Here is some guidance on fasting. The Eparchy’s guidance is in bold.
As with everything I share, please let me know if you have any questions or concerns. There are many different reasons why one may customize their fasting regimen including eating disorders and other medical realities.
Another very important and helpful teaching is to “keep you eyes on your own plate” and resist judging the fasting rule others are following.
It is also advised to accept any food that is offered in charity, regardless of your fasting rule. You may decide to fast more intensely the following day if you weren’t able to fast because you accepted non-fasting foods from a neighbor.
God Bless your Lenten journey!
“True fasting lies in rejecting evil, holding one’s tongue, suppressing one’s hatred, and banishing one’s lust, evil words, lying and betrayal of vows.”
-Basil the Great
More wisdom from John Chrysostom: https://www.orthodox.net/articles/true-fasting-saint-john-chrysostom.html
Prayer, Fasting and Almsgiving
Remember that prayer, fasting and almsgiving are tools, given by Our Lord, to help us navigate this pilgrimage of life, but especially during the desert journeys of the fasts. They make us aware of, and able to receive, the treasures that are offered, and to avoid the hazards that are placed in our path by the evil one. The Church has reflected on these three tools over the centuries, but we find Our Lord offering them himself in the Holy Scriptures (Matthew 6:6ff).
By fasting we actually mean abstaining. In some traditions, Christians actually fast (eat nothing) until prayer at sundown (Vespers or Presanctified Divine Liturgy), but this is only recommended for those who are living at least a semi-monastic life and have the guidance of a spiritual father.
Eastern Christians traditionally abstain from meat, dairy, wine and oil for the 40 days of the Great Fast. This will be lightened on major feasts like the Annunciation and Palm and Flowery Sunday, and some lighten it on weekends. One of the reasons for abstaining from animal products is that only plants were given as food in the Garden of Eden (Genesis 1:29). One thought is that wine and oil were carried in animal skins so they were renounced as well. Another reason is that all of these are luxuries and rarely consumed by the poor in any season. Another tradition allows shellfish b/c some ancient cultures considered these bugs and not animals.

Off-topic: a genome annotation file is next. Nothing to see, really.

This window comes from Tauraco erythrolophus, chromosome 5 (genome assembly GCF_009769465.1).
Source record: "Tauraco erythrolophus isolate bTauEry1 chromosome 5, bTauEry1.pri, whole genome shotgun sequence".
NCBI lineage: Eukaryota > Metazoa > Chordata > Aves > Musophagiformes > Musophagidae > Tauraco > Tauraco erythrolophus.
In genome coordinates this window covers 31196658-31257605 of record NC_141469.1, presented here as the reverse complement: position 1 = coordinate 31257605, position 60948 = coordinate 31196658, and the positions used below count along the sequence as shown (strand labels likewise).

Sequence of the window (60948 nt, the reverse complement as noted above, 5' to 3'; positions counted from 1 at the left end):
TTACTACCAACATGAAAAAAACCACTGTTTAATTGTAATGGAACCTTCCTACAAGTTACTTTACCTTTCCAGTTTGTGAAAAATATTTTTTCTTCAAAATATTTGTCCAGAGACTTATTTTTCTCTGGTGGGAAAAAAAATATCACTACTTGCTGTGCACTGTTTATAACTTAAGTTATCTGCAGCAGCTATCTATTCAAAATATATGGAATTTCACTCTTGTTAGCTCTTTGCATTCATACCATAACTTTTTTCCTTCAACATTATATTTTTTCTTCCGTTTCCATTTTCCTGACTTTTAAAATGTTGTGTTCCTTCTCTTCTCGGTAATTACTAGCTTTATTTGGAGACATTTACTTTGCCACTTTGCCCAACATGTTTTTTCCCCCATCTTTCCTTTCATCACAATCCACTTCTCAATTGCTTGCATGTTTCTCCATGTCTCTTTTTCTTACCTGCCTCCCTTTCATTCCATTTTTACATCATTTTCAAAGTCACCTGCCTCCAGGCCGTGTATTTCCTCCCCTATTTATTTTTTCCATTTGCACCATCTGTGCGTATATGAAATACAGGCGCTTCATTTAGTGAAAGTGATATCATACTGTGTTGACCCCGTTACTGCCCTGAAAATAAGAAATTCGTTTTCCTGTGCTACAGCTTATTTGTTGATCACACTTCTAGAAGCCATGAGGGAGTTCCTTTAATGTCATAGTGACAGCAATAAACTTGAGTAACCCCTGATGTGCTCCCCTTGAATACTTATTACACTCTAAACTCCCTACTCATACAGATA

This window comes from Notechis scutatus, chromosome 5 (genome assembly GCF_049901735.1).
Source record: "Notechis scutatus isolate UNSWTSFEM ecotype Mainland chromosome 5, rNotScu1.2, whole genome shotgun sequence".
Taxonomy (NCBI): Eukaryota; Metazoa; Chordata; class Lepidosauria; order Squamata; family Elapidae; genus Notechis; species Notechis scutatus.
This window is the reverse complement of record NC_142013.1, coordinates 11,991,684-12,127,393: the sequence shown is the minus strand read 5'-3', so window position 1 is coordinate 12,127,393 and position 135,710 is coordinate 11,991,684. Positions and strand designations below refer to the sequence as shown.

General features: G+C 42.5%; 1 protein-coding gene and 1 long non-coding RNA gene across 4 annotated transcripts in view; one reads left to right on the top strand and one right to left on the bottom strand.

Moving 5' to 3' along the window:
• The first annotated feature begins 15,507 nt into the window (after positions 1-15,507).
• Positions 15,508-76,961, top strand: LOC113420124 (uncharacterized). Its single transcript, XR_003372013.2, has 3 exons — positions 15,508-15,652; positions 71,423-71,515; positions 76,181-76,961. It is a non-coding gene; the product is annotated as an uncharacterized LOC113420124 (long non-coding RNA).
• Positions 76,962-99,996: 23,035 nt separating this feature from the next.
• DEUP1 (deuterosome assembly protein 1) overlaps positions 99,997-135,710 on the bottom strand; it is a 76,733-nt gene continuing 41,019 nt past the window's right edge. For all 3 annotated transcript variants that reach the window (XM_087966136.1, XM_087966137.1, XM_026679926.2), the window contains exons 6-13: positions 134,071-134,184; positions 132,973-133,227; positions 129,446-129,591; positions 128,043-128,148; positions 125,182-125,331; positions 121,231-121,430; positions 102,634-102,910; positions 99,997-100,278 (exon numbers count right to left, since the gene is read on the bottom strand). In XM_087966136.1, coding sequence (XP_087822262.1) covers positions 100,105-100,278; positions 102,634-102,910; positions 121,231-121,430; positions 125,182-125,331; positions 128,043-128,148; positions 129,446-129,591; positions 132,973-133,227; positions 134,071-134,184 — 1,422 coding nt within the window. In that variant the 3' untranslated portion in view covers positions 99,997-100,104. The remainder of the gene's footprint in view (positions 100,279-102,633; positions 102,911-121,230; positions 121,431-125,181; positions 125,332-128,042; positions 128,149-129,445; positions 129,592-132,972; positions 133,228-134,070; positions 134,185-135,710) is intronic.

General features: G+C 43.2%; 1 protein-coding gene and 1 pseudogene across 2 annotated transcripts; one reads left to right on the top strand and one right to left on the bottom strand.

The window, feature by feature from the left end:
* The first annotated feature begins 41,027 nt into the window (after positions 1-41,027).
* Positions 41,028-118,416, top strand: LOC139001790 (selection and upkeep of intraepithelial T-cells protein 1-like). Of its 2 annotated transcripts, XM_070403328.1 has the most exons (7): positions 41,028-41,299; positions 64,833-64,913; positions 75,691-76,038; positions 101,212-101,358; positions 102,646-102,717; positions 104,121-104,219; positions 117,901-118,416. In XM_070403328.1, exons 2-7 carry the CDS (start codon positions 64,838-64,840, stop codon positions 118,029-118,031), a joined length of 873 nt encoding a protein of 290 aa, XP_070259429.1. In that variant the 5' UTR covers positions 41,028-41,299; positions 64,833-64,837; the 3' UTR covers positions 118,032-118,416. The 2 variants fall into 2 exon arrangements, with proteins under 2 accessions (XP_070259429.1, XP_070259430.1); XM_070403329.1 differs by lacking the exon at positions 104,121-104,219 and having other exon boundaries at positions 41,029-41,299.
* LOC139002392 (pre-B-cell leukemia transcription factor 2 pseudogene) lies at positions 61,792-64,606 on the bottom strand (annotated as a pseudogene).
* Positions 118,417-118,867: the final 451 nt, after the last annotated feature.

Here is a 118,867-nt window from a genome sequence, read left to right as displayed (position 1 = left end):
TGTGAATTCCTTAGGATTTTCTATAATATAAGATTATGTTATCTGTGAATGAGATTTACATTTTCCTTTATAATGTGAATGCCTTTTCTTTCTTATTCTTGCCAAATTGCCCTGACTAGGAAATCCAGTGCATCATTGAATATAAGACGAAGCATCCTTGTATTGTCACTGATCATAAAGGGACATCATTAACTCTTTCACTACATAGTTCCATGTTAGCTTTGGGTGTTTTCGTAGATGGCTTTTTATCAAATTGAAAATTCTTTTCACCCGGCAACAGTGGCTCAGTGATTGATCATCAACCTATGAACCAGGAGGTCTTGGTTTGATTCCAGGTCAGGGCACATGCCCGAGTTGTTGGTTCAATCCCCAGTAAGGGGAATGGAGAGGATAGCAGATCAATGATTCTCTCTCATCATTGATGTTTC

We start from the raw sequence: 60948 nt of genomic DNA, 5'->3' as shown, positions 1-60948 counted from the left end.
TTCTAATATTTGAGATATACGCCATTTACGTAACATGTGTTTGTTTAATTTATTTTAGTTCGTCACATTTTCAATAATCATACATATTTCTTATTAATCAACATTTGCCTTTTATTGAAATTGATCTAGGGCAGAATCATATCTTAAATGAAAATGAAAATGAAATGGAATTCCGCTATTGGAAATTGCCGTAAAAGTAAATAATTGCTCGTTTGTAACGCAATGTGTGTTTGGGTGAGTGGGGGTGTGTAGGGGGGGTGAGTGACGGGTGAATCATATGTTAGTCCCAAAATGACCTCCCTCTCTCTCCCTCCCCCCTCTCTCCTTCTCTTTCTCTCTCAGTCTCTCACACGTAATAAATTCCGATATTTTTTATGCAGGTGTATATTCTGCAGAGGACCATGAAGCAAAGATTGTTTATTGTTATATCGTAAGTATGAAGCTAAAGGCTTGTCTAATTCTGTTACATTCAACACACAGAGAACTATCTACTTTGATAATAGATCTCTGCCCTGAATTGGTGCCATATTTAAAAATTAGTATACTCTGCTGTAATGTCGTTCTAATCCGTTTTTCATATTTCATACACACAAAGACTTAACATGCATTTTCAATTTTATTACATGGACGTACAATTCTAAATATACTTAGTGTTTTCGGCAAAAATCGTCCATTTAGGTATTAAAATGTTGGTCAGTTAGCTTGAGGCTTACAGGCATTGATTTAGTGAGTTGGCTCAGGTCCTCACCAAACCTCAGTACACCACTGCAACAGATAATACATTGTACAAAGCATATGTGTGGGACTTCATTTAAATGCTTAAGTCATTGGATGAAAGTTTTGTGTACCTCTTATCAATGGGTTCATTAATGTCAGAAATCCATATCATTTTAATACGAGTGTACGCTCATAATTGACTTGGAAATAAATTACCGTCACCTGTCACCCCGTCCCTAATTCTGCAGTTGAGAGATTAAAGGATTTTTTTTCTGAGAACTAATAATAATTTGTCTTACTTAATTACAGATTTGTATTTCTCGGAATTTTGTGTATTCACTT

Our Eparchy’s guidance, reflecting the minimal requirement:
“-STRICT ABSTINENCE: observed on the FIRST DAY OF LENT and on GOOD FRIDAY. The law of strict abstinence forbids the use of meat, eggs, and dairy products. The law of strict abstinence binds those who are between 21-59 years old
-ABSTINENCE No use of meat, permitting the use of eggs and dairy products. Abstinence is to be observed on all Wednesdays and Fridays during the Great Fast.”
Why do we fast?
-Jesus tells us to: (Matthew 6:16ff, Matthew 9:15, Mark 2:20, Acts 13:2-3, Acts 14:23)
-It’s effective: (Matthew 17:21)
-The Church, the Bride of Christ asks us to: (See above)
-Eating only vegetables is the food of paradise: (Se above)
-Anticipation of the Resurrection: While fasting, our bodies yearn for food while our souls yearn for a Savior. We will feast on Pascha! (Easter)
-Penance: This is a season of repentance and sorrow for our sins. We voluntarily refrain from the finer things (we don’t deserve them), and then enjoy them when we receive redemption at the Resurrection.
-Solidarity with the poor: We choose to be hungry because there are many who are victims of hunger.
-Growth in Virtue through asceticism (prayer, fasting and almsgiving): By engaging in smaller and easier sacrifices, we will grow in the ability to make larger sacrifices and resist even greater temptations.
Friday, March 4 –